Better Nutrition and a Healthier Way of Life

3 Better Nutrition and a Healthier Way of Life

This section provides the reader with an overview of correction nutrition and general health and nutritional guidelines that will help in changing eating habits permanently.

Proper Nutrition

The senses and the protective reflexes of the digestive system can only function efficiently in an organism that has been cleansed by repeated intestinal respite cures, resulting in improved conditions for human nutrition.

The books and papers that have been written on the subject of nutrition in the past decade could fill a library all by themselves. Not a day goes by that the results of new research and testing are not published. Yet opinions on the subject are extremely diverse. If one were to avoid all foods that at one time or another were thought to be dangerous to our health, one would have to go hungry in front of a full plate.

This is also true for the maze of nutritional systems, diet fads, and therapies. Objectively speaking, i.e., measured according to Mayr’s signs of good health, these are seldom successful in the long run, and probably never could be, because they do not create the prerequisite for proper nutrition, namely a healthier (i.e., cleansed and completely efficient) digestive system. Nutrition, states Dr. Mayr, cannot be equated with food. According to the following formula, nutrition is the sum of the food factor plus the digestion factor:

Nutrition = Food + Digestion

Therefore the digestive system has to be made sound before better nourishment of the organism can take place. As long as the digestion factor is flawed, the body can never be completely nourished.

Just as animals living in the wild with no knowledge of nutritional systems are able to feed themselves so well that their lifespans extend far beyond their period of growth, humans also possesses faculties that help them select the right foods (= senses) and regulate their intake (= reflexes) (Table 3.1).

The Senses as Selectors of Food

Visual senses. The visual senses draw us to food that is naturally colorful, healthy, ripe, and fresh, and steer us away from food that is ugly, unripe, shriveled, aged, and spoiled. Thus we prefer apples that are rosy red and golden yellow, strawberries that are dark red, and huckleberries that are blue–black, over their unripe, inconspicuous neighbors. The benefits of evaluating food with our sense of sight have been lost because so many fresh foods are now chemically dyed and “cosmetically” treated (chemically dyed oranges and lemons, vegetables kept artificially fresh-looking, etc.). Nevertheless, we should remember that fresh, ripe, unprocessed foods are always best for us. Thus lettuce picked from the garden and served immediately is healthier than lettuce that finds its way to the table via wholesalers and retailers.

Smell. The sense of smell draws us to food that smells good, makes our mouths water, and warns us against unpleasant-smelling things that are dangerous and decomposing. If our sense of smell were as powerful today as it was in the past, it would automatically “turn itself on” so often while food was being prepared that most cooking (particularly what is known as home cooking!) would have to improve. After the F. X. Mayr cure one’s sense of smell is more acute and should be paid close attention to. Anyone with a keener sense of smell will reject dishes that don’t smell right: slightly spoiled or chemically prepared foods, e.g., chemically fertilized cabbage, coarse cauliflower, some kinds of meat, etc.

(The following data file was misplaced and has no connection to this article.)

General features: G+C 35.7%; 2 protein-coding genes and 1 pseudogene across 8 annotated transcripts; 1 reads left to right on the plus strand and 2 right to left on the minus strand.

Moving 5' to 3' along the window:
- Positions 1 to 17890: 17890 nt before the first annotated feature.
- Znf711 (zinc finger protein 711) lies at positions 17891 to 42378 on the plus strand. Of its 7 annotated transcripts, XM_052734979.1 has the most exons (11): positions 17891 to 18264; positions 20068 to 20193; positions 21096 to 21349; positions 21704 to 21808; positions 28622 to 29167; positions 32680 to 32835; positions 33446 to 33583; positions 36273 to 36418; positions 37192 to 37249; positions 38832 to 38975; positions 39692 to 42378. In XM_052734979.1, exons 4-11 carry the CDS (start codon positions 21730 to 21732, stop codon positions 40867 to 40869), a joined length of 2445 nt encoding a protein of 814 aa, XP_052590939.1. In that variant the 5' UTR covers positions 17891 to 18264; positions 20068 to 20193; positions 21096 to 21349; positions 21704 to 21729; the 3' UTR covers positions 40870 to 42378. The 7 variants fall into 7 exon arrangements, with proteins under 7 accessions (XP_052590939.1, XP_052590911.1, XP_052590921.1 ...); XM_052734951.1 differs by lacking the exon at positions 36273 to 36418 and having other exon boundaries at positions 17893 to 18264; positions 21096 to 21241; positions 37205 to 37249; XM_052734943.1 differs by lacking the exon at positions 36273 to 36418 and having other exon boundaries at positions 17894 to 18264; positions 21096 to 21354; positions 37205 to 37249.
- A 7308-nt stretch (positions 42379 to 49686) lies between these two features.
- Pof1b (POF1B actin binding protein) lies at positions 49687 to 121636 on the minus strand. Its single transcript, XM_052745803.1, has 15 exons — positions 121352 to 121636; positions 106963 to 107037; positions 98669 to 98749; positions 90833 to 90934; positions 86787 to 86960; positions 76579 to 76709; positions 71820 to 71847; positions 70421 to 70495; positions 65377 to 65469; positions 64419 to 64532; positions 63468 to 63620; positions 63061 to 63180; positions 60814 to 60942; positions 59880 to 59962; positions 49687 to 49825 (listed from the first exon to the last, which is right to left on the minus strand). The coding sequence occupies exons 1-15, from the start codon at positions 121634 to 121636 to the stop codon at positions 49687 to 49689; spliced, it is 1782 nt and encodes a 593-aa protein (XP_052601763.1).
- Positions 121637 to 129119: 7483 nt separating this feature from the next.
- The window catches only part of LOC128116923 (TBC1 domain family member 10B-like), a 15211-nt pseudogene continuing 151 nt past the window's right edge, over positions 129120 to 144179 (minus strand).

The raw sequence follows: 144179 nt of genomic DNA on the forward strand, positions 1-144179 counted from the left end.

Touch. The sense of touch through the hands, lips, teeth, and tongue tells us more about the consistency of foods; our sense of touch also warns us if something is either too hot or too cold. Numerous stomach and intestinal illness are caused by the fact that our sense of temperature has been dulled (gastritis, enteritis from drinking ice-cold drinks).

Taste. The sense of taste indicates the properties of sweet, sour, bitter, salty, and their combinations, subjects foods to a final test, and advises us whether to eat something or reject it. Neither chain smokers nor alcoholics can count themselves among those whose sense of taste is reliable, nor can gourmands who love eating unwholesome foods, roasts and gravies dripping with fat, sugary foods, jams and jellies, etc.; likewise no healthy person would ever think of judging life only by the motto “we live to eat,” as is so common today.

Commands are not necessary if senses are healthy and strong. The weaker our senses, the less instinctive and more aberrant will be our food choices, and the more confused our attitude toward many aspects of life in general. Finally, many people get sick—both physically and mentally—because only foods that are bad and unhealthy taste good to them.

In contrast, the more discriminating the senses become through regular intestinal cures, the easier it is for someone to tell what he or she ought or ought not to eat.

The Protective Reflexes of the Digestive System as Regulators of Food Intake

Whatever applies to the senses also applies to the protective reflexes of the digestive system:

The satiation reflex. The satiation reflex tells the body when it has had enough food. Neither too much nor too little, but just the right amount is beneficial to good health. Only a correctly functioning satiation reflex can best control human nutrition. Unfortunately this reflex is so dulled or irritated in the average person that they almost never eat the right amount.

The swallowing reflex. The swallowing reflex prevents us from swallowing bites that have not been sufficiently broken down in the oral cavity. These it projects forward again to be chewed and insalivated more thoroughly. After satiation it also prevents any more swallowing. This is demonstrated when healthy infants spit out their food.